Institute for Theoretical Medicine Inc.

Midori ku, Japan

Institute for Theoretical Medicine Inc.

Midori ku, Japan

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Takahashi S.,Institute for Theoretical Medicine Inc. | Kamiya T.,Chiyoda Corporation | Saeki K.,Tokyo University of Science | Nezu T.,Tokyo University of Science | And 7 more authors.
Bioorganic and Medicinal Chemistry | Year: 2010

Tyrosinase inhibitors are important agents for cosmetic products. We examined here the inhibitory effects of three isomers of thujaplicins (α, β and γ) on mushroom tyrosinase and analyzed their binding modes using a homology model from the crystal structure of Streptomyces castaneoglobisporus tyrosinase (PDB ID: 1wx2). All the thujaplicins were found to be competitive inhibitors and γ-thujaplicin has the most potent inhibitory activity (IC50 = 0.07 μM). It is noted that there are good correlations between their observed IC50 values and their binding free energies calculated by MM-GB/SA. The binding modes of thujaplicins were predicted to be similar to that of Tyr98 of caddie protein (ORF378), which was co-crystallized with S. castaneoglobisporus tyrosinase. Furthermore, free energy decomposition analysis indicated that the potent inhibitory activity of γ-thujaplicin is due to the interactions with His242, Val243 and Pro257 (hot spot amino acid residues) at the active site of tyrosinase. These results provide a novel structural insight into the hot spot of mushroom tyrosinase for the specific binding of γ-thujaplicin. © 2010 Elsevier Ltd. All rights reserved.


Yoshimori A.,Institute for Theoretical Medicine Inc. | Oyama T.,Chiyoda Corporation | Takahashi S.,Institute for Theoretical Medicine Inc. | Abe H.,Chiyoda Corporation | And 3 more authors.
Bioorganic and Medicinal Chemistry | Year: 2014

Tyrosinase inhibitors have become increasingly critical agents in cosmetic, agricultural, and medicinal products. Although a large number of tyrosinase inhibitors have been reported, almost all the inhibitors were unfortunately evaluated by using commercial available mushroom tyrosinase. Here, we examined the inhibitory effects of three isomers of thujaplicin (α, β, and γ) on human tyrosinase and analyzed their binding modes using homology model and docking studies. As the results, γ-thujaplicin was found to strongly inhibit human tyrosinase with the IC50 of 1.15 μM, extremely superior to a well-known tyrosinase inhibitor kojic acid (IC50 = 571.17 μM). MM-GB/SA binding free energy decomposition analyses suggested that the potent inhibitory activity of γ-thujaplicin may be due to the interactions with His367, Ile368, and Val377 (hot spot amino acid residues) in human tyrosinase. Furthermore, the binding mode of α-thujaplicin indicated that Val377 and Ser380 may cause van der Waals clashes with the isopropyl group of α-thujaplicin. These results provide a novel structural insight into the hot spot of human tyrosinase for the specific binding of γ-thujaplicin and a way to optimize not only thujaplicins but also other lead compounds as specific inhibitors for human tyrosinase in a rational manner. © 2014 Elsevier Ltd. All rights reserved.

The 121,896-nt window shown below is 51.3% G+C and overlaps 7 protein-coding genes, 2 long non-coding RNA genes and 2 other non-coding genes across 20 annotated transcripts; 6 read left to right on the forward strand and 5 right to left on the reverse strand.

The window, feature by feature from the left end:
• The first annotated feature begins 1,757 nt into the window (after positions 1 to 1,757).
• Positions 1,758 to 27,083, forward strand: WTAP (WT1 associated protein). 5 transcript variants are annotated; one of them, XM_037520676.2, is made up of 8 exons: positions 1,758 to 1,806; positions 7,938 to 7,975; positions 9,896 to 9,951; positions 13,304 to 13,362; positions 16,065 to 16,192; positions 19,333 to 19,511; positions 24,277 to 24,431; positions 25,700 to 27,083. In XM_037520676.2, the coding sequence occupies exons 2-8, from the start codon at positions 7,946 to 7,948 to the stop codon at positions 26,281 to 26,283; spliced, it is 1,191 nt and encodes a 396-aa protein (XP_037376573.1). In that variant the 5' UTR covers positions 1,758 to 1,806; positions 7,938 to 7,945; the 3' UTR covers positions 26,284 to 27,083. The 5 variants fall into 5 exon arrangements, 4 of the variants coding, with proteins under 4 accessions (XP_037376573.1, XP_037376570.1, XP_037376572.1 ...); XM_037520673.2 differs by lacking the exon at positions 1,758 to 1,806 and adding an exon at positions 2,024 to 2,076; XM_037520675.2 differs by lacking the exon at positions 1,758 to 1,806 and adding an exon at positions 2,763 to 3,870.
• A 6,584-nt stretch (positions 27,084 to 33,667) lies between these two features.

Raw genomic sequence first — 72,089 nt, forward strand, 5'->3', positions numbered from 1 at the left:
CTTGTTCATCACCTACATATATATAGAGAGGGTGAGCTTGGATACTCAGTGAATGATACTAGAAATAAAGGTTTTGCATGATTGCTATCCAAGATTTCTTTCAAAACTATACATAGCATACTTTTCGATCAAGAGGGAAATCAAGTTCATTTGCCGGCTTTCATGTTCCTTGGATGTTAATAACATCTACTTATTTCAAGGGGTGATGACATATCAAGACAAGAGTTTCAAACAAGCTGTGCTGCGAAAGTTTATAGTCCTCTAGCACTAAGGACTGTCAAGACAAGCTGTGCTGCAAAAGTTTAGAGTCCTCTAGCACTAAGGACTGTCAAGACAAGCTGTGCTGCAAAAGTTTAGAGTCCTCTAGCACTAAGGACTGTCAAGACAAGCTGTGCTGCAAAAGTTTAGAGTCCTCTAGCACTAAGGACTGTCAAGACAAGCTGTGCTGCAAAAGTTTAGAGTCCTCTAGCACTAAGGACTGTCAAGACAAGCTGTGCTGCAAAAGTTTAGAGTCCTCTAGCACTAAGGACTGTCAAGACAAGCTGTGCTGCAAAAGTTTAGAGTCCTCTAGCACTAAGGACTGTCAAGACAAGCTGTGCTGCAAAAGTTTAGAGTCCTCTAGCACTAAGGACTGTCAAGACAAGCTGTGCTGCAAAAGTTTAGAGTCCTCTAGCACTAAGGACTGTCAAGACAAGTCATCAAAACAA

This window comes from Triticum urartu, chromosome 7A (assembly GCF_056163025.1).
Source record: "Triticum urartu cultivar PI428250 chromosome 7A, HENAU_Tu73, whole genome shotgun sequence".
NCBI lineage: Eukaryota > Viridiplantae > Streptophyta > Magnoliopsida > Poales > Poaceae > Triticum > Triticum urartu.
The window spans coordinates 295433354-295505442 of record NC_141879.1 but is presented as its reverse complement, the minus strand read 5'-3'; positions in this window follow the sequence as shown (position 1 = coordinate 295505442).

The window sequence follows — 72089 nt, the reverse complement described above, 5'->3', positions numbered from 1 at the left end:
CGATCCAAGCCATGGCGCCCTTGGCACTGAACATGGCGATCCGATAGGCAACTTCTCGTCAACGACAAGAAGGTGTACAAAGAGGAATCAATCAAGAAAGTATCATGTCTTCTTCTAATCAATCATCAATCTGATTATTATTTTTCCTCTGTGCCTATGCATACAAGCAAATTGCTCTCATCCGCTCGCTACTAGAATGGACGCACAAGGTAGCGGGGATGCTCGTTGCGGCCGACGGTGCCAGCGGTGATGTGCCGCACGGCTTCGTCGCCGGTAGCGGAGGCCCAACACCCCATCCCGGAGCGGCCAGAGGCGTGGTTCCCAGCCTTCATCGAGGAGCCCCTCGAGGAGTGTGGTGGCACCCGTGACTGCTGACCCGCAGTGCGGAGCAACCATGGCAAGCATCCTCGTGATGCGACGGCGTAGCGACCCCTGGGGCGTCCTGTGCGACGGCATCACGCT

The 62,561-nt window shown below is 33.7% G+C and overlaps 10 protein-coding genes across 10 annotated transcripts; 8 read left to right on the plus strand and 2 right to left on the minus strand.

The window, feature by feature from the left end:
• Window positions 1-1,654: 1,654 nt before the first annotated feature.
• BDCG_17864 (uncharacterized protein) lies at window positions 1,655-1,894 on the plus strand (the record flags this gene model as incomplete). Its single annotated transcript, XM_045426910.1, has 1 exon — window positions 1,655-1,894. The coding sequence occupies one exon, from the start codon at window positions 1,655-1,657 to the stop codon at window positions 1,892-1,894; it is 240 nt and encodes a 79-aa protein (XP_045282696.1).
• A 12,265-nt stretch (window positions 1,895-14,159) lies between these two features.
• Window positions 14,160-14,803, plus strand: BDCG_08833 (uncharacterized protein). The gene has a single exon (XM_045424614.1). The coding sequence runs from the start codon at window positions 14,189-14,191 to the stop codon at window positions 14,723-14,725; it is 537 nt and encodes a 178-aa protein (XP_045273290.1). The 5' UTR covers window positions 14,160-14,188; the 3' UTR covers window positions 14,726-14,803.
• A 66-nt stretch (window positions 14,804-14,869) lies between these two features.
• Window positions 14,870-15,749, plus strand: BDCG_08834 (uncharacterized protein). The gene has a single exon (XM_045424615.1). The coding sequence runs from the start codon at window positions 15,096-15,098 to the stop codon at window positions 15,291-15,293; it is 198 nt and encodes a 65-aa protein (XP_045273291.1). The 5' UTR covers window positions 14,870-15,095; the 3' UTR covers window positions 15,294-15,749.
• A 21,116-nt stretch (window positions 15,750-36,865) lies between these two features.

Oyama T.,Chiyoda Corporation | Takahashi S.,Institute for Theoretical Medicine Inc. | Yoshimori A.,Institute for Theoretical Medicine Inc. | Yamamoto T.,Institute for Theoretical Medicine Inc. | And 5 more authors.
Bioorganic and Medicinal Chemistry | Year: 2016

Tyrosinase is known as the key enzyme for melanin biosynthesis, which is effective in preventing skin injury by ultra violet (UV). In past decades, tyrosinase has been well studied in the field of cosmetics, medicine, agriculture and environmental sciences, and a lot of tyrosinase inhibitors have been developed for their needs. Here, we searched for new types of tyrosinase inhibitors and found phenylbenzoic acid (PBA) as a unique scaffold. Among three isomers of PBA, 3-phenylbenzoic acid (3-PBA) was revealed to be the most potent inhibitor against mushroom tyrosinase (IC50 = 6.97 μM, monophenolase activity; IC50 = 36.3 μM, diphenolase activity). The kinetic studies suggested that the apparent inhibition modes for the monophenolase and diphenolase activities were noncompetitive and mixed type inhibition, respectively. Analyses by in silico docking studies using the crystallographic structure of mushroom tyrosinase indicated that the carboxylic acid group of the 3-PBA could adequately bind to two cupric ions in the tyrosinase. To prove this hypothesis, we examined the effect of modification of the carboxylic acid group of the 3-PBA on its inhibitory activity. As expected, the esterification abrogated the inhibitory activity. These observations suggest that 3-PBA is a useful lead compound for the generation of novel tyrosinase inhibitors and provides a new insight into the molecular basis of tyrosinase catalytic mechanisms. © 2016 Elsevier Ltd


PubMed | Institute for Theoretical Medicine Inc.
Type: Journal Article | Journal: Bioorganic & medicinal chemistry | Year: 2010